HomeBrainDump Page 3 - What we can Learn from Two Linux vs. Microsoft Studies
Keeping it Running - BrainDump
The question of which platform is better for running a business, Windows or Linux, has inspired debates that are nearly religious in their vehemence. Two studies came out this year that purport to settle the question, at least when it comes to issues of security and reliability. Do they really provide a final answer, or just more fuel for the fire?
Security is only one potential headache to deal with when handling your company’s computing platform. Interestingly, SI tried to measure “IT pain” in the creation of the study released in November 2005. It stated that the pain stems from two scenarios. The first deals with business solutions not being available when you need them – not only uptime for day to day needs, but also adding new capabilities when those business needs change (such as adding personalization to an e-commerce site). The second scenario is familiar to far too many IT professionals: “IT being able to meet business needs only through a combination of ‘heroic efforts’ to overcome unpredictable or failure-prone behavior by technologies,” leading to long hours and/or short term fixes that solve the problem this time, but don’t take the long term into account.
So what sort of metric do you use to measure IT pain? SI discussed this issue with a number of chief officers at companies to understand what factors caused business solutions to fail, and what challenges IT departments faced. SI learned that “the key to managing reliability was to choose platforms and applications that enabled IT to be efficient and facilitated a simpler environment over time.”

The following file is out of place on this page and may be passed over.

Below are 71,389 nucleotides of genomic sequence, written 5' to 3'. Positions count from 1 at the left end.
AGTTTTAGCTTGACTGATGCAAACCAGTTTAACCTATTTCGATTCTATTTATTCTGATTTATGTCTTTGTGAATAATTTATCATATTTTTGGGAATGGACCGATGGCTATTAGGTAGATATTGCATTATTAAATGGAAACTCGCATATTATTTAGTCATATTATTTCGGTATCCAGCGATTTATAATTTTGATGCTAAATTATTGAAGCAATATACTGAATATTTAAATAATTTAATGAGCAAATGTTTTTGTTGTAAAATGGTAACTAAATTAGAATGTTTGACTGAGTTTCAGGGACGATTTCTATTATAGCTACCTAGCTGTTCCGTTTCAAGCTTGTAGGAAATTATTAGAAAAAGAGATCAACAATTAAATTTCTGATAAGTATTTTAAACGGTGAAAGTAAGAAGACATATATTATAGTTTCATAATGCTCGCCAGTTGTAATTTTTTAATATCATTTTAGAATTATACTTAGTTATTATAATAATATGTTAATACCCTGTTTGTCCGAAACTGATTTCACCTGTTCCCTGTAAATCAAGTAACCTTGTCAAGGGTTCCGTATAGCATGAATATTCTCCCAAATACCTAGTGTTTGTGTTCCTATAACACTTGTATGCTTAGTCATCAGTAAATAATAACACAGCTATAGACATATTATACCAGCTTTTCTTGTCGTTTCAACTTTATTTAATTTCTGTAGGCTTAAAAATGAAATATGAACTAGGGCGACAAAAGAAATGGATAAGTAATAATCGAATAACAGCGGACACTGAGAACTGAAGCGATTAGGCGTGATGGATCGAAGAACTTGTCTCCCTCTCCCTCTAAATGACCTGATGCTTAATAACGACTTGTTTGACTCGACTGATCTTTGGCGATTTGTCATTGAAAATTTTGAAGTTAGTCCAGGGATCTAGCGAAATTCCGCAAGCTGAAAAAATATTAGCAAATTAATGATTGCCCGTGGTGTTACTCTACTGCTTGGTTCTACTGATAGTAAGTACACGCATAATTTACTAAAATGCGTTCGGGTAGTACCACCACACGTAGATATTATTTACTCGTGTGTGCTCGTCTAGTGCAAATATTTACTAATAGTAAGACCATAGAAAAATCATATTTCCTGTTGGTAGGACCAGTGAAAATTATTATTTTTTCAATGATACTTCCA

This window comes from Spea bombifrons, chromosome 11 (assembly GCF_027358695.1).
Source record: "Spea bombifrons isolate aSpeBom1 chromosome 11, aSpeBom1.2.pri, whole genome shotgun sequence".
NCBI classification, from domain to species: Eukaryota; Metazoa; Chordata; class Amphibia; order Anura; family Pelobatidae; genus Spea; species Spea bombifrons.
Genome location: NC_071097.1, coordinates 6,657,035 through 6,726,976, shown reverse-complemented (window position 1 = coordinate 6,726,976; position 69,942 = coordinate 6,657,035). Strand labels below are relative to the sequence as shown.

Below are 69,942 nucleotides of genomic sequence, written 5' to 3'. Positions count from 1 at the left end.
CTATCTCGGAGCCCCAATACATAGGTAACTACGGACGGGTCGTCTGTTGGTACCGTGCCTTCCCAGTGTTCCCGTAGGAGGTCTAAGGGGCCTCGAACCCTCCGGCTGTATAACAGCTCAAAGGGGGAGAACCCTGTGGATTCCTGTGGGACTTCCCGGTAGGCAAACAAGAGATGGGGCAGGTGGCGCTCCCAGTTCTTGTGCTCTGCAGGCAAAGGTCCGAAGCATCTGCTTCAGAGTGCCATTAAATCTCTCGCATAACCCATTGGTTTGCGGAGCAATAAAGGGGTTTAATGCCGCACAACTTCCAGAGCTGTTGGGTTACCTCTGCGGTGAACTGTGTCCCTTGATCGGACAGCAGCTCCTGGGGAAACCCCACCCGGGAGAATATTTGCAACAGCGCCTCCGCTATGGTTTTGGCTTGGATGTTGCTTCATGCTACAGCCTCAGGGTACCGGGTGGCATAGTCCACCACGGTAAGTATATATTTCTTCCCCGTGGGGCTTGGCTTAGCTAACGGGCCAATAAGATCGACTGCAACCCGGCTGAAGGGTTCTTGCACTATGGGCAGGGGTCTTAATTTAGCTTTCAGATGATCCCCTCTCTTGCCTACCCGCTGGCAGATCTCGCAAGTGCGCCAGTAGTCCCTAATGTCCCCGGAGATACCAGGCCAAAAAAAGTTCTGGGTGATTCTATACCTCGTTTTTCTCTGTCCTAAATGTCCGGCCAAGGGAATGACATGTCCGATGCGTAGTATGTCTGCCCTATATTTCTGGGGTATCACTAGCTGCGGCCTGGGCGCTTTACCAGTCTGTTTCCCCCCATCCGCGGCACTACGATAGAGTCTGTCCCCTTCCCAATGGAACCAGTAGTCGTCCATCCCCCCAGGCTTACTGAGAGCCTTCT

The methodology is interesting, because SI wanted to simulate an evolving business as closely as possible, rather than rely on benchmarks that don’t truly test a system as a whole. The firm pitted Windows 2000 Server against SuSE Linux Enterprise Server 8, simulating the year from July 1, 2004, to June 30, 2005. They also simulated an evolving e-commerce company with changing business requirements; security maintenance was also taken into consideration. At the end of the year, both systems were transitioned to more recent versions of their respective operating system.
So what kind of results did SI see? One result was that Linux’s famed modularity and granularity of control led administrators to choose “vastly different paths to resolve dependence conflicts that arose when new components were installed. The result was solutions that grew in complexity and heterogeneity rapidly over time.” Given that the study stated at the outset that simpler systems reduce IT pain, Linux would not receive high marks. Contrast that with the Microsoft side: “During the experiment, all Windows administrators followed a fairly homogeneous route to both install patches and apply component upgrades for the simulated changing business requirements.”
No wonder the study found that the Windows platform is “more consistent, predictable, and easier to manage than Linux.” On average, the Linux administrators were significantly slower than the Microsoft ones in fulfilling business objectives – partly because they experienced more system failures and needed to apply a greater number of patches to their systems. If you would like to examine the 47-page report, you can find it here.